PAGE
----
Driscoll said that when the building was built in 1991, it was the most beautiful building in town. The landscaping, however, left something to be desired. Originally, Junipers were planted all around the building. With no one assigned to tend them, these Junipers were broken by snow in the winter, became overgrown and extended into walkways, turned brown, and just didn’t look good, said Driscoll.

Driscoll, who taught at the school, remembers going in to work in her classroom in the summer, and feeling tense. When she realized that it was the sight of the weeds and poorly tended Junipers, she decided to dig out the weeds and put some spring bulbs into the bed her classroom looked out on. “The next year, I pulled out a couple of Junipers and nobody noticed because I put flowers in,” she said. Using her home gardens as a nursery, she continued pulling them until all the Junipers were gone from that flower bed. Still, nobody noticed, she said. 

Then, her classroom was moved. So, she began again, pulling out Junipers and putting flowers in their place. Thus the flower gardens evolved, primarily due to Driscoll’s labor and determination. Knowing there were always budgetary concerns, she didn’t ask for money to maintain the gardens, though one year she did receive about $300 from the maintenance fund for more bulbs. The school has always mulched the gardens, she added. A custodian made some signs for the gardens, on which Driscoll put gardening proverbs. Driscoll also received donations frequently from Cooper’s Greenhouse at the end of their season. In recent years, she said, she has grown a lot from her own seeds.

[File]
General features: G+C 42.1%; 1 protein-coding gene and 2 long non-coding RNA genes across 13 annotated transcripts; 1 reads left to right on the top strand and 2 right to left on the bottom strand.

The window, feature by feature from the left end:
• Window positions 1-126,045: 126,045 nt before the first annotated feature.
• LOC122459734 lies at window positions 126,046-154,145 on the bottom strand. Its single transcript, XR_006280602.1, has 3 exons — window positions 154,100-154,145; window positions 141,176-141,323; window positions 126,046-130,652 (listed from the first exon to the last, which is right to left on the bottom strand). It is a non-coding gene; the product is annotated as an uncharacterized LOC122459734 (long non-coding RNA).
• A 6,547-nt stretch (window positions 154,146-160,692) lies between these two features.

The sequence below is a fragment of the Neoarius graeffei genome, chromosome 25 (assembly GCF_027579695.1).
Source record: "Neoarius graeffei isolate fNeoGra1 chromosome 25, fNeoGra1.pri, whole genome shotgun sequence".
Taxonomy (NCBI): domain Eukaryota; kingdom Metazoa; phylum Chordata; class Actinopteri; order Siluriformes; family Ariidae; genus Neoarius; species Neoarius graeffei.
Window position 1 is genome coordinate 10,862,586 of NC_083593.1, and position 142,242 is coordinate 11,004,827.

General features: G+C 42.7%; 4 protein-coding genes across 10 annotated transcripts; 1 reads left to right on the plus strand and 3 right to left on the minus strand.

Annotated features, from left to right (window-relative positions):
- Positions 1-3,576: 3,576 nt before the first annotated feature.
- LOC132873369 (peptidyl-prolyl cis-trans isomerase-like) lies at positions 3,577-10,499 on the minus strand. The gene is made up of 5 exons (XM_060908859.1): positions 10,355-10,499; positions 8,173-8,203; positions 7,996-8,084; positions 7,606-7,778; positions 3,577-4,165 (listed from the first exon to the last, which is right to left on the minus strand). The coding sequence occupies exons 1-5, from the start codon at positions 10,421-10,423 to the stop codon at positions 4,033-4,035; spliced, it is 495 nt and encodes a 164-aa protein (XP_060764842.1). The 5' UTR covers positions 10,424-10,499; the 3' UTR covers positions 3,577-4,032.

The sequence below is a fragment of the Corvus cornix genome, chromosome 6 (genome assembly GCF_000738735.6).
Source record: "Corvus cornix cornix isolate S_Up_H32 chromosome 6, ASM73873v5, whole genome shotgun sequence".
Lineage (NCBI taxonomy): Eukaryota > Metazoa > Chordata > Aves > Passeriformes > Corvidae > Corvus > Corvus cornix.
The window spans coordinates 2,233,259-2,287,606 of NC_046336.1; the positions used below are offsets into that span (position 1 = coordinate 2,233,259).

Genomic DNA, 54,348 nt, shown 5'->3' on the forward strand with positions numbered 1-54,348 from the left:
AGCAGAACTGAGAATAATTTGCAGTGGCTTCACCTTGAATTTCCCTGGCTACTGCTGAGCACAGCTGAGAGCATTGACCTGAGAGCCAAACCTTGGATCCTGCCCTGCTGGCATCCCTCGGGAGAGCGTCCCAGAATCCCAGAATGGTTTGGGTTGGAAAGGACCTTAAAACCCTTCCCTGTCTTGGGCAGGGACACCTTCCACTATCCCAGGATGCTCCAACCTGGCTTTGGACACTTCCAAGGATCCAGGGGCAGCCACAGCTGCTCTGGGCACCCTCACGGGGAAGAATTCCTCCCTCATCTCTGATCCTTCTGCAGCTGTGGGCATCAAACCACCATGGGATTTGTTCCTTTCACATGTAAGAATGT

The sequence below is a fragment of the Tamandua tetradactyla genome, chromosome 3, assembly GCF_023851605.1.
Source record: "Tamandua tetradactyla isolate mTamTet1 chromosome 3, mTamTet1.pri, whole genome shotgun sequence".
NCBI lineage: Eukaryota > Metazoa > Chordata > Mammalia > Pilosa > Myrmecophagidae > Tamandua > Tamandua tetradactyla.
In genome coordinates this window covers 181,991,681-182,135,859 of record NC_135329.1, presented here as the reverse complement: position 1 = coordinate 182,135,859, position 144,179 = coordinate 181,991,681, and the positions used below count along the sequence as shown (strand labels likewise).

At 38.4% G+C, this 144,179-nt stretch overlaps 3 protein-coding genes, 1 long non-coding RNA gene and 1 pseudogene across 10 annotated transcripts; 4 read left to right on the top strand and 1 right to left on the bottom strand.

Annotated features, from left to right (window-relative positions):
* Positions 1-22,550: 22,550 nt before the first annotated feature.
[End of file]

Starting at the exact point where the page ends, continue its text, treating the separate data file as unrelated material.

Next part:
Over the years, Driscoll has had bits of help on occasion, but has always been the force behind the gardens, even after her retirement in 2000. “Every once in a while someone would come by and help out, but people’s lives are busy,” she said. “The majority of the labor has been done by me.” 

After her retirement, Driscoll kept working on the gardens as a labor of love. “I started them. I am of that generation that if you start something, you finish it,” she said. This is one task that has no end, however, and it’s time to pass it on. Ultimately, she said, there should be more than one person working to maintain these flower beds. She’s still willing to be involved, letting people know what is there, giving hints on what needs to be done and when, but she can no longer take on the labor. “It doesn’t have to be one person, many people can do varying things,” she added. 

Driscoll always began working on the gardens during April vacation, beginning with splitting the Hostas. Mulch is typically done the first week in May, and someone will need to be ready to go in mid to late May when the bulbs come through she said.